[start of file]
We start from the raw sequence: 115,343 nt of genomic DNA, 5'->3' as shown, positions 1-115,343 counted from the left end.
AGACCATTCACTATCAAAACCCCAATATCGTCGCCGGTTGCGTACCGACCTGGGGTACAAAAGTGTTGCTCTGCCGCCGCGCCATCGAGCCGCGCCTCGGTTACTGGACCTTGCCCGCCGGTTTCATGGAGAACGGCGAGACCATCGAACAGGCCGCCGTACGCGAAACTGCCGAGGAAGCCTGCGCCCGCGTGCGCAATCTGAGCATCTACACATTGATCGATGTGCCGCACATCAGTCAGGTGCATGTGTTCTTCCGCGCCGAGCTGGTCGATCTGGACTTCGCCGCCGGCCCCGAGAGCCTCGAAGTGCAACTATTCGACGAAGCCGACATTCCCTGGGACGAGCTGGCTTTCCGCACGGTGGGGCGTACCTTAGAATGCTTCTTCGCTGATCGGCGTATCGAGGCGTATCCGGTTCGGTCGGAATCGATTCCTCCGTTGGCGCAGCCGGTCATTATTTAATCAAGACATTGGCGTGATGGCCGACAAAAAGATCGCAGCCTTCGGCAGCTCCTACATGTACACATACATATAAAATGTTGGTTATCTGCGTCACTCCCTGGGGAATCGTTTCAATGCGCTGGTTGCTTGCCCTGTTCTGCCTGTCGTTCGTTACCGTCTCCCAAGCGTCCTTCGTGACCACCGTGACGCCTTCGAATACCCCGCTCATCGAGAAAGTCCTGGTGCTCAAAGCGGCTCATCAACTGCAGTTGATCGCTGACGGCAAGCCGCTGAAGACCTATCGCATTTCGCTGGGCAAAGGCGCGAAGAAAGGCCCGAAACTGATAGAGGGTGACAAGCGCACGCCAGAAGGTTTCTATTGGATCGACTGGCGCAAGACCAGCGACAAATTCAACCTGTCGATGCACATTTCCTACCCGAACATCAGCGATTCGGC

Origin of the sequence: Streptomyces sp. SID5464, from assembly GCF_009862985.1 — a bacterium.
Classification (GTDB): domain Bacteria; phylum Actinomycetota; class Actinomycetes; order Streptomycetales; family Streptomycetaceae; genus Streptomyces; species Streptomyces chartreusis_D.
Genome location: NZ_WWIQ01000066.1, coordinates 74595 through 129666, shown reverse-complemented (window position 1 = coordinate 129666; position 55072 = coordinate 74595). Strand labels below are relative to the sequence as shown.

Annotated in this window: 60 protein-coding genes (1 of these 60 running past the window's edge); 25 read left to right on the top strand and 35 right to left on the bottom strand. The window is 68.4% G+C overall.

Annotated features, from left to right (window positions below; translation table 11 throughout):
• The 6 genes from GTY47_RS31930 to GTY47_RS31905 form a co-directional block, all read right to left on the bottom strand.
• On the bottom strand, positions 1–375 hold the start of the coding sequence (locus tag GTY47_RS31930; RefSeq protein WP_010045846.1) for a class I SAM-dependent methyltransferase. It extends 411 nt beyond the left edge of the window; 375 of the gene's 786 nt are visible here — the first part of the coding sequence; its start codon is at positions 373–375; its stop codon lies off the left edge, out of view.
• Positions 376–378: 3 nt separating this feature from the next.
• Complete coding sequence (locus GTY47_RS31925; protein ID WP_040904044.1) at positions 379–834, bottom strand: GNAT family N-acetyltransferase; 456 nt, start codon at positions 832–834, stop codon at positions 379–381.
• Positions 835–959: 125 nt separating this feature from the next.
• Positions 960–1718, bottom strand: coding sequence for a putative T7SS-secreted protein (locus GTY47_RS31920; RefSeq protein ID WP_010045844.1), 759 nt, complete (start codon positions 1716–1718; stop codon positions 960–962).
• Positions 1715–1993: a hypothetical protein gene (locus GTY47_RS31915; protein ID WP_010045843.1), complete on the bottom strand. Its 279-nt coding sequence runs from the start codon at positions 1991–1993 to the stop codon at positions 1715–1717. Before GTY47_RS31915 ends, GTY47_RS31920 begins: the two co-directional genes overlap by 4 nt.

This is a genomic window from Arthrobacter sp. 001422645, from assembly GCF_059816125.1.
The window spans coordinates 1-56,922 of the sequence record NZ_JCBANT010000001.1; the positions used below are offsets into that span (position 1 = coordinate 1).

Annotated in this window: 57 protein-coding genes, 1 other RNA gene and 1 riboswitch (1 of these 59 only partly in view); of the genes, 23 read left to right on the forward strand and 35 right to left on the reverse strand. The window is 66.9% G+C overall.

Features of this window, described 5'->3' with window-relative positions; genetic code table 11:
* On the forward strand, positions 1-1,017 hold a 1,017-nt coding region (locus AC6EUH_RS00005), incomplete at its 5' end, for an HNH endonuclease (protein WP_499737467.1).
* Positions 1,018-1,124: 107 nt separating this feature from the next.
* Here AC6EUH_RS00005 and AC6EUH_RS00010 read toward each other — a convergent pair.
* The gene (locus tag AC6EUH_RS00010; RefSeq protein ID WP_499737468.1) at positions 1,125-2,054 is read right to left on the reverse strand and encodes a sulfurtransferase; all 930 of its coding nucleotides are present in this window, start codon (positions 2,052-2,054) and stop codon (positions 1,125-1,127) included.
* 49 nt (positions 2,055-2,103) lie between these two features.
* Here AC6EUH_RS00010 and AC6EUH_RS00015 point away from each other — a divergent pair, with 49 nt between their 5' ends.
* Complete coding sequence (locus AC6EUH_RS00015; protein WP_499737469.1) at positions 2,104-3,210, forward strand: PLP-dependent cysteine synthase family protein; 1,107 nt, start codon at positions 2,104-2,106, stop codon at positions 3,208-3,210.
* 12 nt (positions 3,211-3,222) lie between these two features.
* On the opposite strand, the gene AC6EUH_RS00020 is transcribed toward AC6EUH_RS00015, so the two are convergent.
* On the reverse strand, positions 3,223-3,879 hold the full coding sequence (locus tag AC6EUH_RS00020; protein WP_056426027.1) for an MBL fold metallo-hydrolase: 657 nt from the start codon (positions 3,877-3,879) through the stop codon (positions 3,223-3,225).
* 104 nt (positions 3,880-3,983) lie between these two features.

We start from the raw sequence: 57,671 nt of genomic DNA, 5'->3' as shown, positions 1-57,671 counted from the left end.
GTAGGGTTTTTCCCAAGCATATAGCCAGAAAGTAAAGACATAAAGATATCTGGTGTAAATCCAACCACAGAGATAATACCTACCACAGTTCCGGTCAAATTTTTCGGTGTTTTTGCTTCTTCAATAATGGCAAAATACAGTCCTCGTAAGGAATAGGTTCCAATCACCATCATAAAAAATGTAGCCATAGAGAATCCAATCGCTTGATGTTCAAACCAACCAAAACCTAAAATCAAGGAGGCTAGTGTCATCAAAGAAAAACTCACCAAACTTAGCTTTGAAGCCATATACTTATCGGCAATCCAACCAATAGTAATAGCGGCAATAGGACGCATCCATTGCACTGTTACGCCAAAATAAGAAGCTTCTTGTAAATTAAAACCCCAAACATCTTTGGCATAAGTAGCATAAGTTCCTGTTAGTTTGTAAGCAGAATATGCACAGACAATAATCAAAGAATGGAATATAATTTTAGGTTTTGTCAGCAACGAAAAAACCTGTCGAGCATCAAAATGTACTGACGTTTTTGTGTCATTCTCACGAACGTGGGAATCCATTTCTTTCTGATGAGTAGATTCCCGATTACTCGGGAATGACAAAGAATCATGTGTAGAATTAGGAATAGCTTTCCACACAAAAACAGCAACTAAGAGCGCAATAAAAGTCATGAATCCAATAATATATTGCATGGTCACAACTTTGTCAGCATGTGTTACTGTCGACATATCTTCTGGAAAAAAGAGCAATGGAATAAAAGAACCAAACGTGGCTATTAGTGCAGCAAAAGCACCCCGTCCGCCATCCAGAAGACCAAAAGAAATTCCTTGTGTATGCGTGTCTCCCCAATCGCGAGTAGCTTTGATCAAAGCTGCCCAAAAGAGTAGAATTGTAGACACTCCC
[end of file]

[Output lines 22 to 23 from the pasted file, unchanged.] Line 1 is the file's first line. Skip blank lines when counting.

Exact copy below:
* The gene (locus tag AC6EUH_RS00010; RefSeq protein ID WP_499737468.1) at positions 1,125-2,054 is read right to left on the reverse strand and encodes a sulfurtransferase; all 930 of its coding nucleotides are present in this window, start codon (positions 2,052-2,054) and stop codon (positions 1,125-1,127) included.
* 49 nt (positions 2,055-2,103) lie between these two features.